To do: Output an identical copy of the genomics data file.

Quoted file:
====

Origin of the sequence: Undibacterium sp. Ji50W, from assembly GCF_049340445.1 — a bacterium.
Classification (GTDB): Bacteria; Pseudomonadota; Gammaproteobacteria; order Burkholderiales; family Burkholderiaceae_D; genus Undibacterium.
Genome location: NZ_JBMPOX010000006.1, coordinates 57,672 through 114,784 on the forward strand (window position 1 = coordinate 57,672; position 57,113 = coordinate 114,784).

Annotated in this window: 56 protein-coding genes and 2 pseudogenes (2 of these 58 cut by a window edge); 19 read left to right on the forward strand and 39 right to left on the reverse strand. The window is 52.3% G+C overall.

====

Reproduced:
Origin of the sequence: Undibacterium sp. Ji50W, from assembly GCF_049340445.1 — a bacterium.
Classification (GTDB): Bacteria; Pseudomonadota; Gammaproteobacteria; order Burkholderiales; family Burkholderiaceae_D; genus Undibacterium.
Genome location: NZ_JBMPOX010000006.1, coordinates 57,672 through 114,784 on the forward strand (window position 1 = coordinate 57,672; position 57,113 = coordinate 114,784).

Annotated in this window: 56 protein-coding genes and 2 pseudogenes (2 of these 58 cut by a window edge); 19 read left to right on the forward strand and 39 right to left on the reverse strand. The window is 52.3% G+C overall.